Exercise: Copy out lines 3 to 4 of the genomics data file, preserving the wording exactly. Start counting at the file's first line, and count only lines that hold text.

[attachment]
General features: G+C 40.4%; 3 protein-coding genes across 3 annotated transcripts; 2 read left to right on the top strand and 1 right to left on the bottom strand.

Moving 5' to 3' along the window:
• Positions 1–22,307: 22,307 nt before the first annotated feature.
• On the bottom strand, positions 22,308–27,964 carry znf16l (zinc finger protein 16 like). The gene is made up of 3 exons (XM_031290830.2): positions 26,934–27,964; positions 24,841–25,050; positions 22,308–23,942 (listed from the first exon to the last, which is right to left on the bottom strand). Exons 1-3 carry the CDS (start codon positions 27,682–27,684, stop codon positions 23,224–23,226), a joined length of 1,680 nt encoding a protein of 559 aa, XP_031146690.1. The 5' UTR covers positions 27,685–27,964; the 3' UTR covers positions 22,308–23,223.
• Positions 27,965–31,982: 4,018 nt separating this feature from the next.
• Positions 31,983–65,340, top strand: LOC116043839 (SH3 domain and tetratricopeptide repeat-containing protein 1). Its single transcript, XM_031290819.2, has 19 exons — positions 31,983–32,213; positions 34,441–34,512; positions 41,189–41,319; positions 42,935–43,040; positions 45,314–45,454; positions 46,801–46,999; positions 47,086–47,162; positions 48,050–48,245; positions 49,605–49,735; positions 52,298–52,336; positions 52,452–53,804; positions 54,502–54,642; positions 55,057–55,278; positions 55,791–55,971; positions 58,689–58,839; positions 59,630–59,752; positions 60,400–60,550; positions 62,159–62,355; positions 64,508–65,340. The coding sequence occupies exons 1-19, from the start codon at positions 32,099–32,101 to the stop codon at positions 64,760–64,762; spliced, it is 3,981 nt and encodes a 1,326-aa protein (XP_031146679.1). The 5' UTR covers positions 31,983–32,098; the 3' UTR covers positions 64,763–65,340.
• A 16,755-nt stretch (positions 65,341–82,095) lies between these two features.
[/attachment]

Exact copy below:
• Positions 1–22,307: 22,307 nt before the first annotated feature.
• On the bottom strand, positions 22,308–27,964 carry znf16l (zinc finger protein 16 like). The gene is made up of 3 exons (XM_031290830.2): positions 26,934–27,964; positions 24,841–25,050; positions 22,308–23,942 (listed from the first exon to the last, which is right to left on the bottom strand). Exons 1-3 carry the CDS (start codon positions 27,682–27,684, stop codon positions 23,224–23,226), a joined length of 1,680 nt encoding a protein of 559 aa, XP_031146690.1. The 5' UTR covers positions 27,685–27,964; the 3' UTR covers positions 22,308–23,223.